On 4th November 2016, the landmark Paris Agreement on climate change came into effect. 191 countries signed the agreement to reduce greenhouse gas emissions in efforts to prevent global temperatures to rise beyond two degrees Celsius. This adds yet another metric to the growing list environmental issues countries must keep track of.
So how do countries compare success in achieving environmental goals? Back in September, the Duke Energy Initiative hosted Dr. Angel Hsu, Yale University. She led the development of the Environmental Performance Index (EPI), a measure of countries’ performance on environmental issues such as climate change.
Under the EPI, the two main policy objectives of ecosystem vitality and environmental health are comprised of many equally-weighted indicators, including carbon emissions and air pollution. For each indicator, countries are scored on how close they are to reaching international targets, and ranked against each other.
Born out of the Environmental Sustainability Index, the EPI not only helps governments track goals as its predecessor did. This new iteration aligned indicators to explicit issues outlined in the Sustainable Development Goals to be achieved by 2030. Thus, the EPI translates scientific data from across environmental fields into a synthesized performance score. From this, decision-makers formulate and invest the limited resources available into policies explicitly targeting pressing environmental issues. Commitment is ascertained with progress evaluated based on this composite score.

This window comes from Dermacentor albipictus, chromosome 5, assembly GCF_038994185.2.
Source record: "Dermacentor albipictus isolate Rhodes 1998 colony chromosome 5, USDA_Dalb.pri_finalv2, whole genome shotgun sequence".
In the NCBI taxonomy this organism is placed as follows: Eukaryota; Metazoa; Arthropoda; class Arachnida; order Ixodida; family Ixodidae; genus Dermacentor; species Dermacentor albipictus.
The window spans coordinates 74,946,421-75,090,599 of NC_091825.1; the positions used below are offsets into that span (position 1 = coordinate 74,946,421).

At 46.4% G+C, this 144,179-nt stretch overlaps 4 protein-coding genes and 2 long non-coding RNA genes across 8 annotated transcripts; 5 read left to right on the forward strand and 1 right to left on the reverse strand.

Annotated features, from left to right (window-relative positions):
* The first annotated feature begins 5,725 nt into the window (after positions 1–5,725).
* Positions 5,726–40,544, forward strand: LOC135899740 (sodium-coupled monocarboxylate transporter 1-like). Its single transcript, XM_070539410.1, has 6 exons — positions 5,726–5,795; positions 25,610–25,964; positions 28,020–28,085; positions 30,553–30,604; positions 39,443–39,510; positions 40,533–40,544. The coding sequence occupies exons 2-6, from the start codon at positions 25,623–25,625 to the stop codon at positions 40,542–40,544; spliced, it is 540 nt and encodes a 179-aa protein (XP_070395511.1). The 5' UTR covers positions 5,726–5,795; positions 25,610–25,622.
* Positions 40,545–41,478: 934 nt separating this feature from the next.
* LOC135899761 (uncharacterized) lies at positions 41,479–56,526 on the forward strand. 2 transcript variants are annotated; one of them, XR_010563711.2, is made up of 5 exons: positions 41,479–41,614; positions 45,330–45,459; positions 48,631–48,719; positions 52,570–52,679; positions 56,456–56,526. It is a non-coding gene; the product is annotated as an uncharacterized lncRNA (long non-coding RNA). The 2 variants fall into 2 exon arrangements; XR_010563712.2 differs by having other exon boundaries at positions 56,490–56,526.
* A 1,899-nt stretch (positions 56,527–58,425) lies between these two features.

However, the EPI is not without its controversies. At the methods level alone, evaluation of country performance is often restricted by lack of information. For example, wastewater treatment metrics were scarce across countries, and fisheries data are often underreported. Statistical compensation was thus often required for parity of scores and the resultant scores were scaled according to how reliable the data sources are.
Yet how can the landlocked Austria compare to the developing Mozambique? The former has no stake fisheries or marine protection. On a completely unrelated note, the latter scores better on emissions due solely to its less developed economic state. To compensate, each indicator has a “materiality threshold” criterion. For example, in the case of Nauru, the entire country’s size alone is too small to meet the minimum area of forested land evaluated under the indicator for terrestrial biome protection. Thus, the indicator is considered “immaterial” for Nauru and the weightings of the other indications are adjusted proportionally. Additionally, indicators are modified for less developed nations.
The resultant EPI ranking, which is vetted by experts, has an unsurprising trend: the scores correspond to GDP per capita. Understandably, with wealth, countries are more able to invest in areas including clean water and sanitation infrastructure. However, issues such as air pollution bucks that trend, where more developed countries also have more industrial activities, thus less clean air (Hsu, 2016).
Regardless of the methodological limitations, many countries including China, India, Malaysia, and Abu Dhabi Emirate (UAE) have adopted modified versions of the EPI. This still does not escape the challenges of accounting for trans-national issues such as air pollution blowing across borders. However, this regionalisation does allow a finer-scale evaluation of differences in environmental performance between rural and urban areas that would otherwise be over-simplified at a national scale.
Ultimately, measurements matter in keeping track of a country’s progress towards environmental goals. Taking the meaning of the numbers with a pinch of salt, the EPI achieves a holistic evaluation that no other indices comes close to achieving. However complicated the data gathering and ranking of performance between countries, a metric is better than none.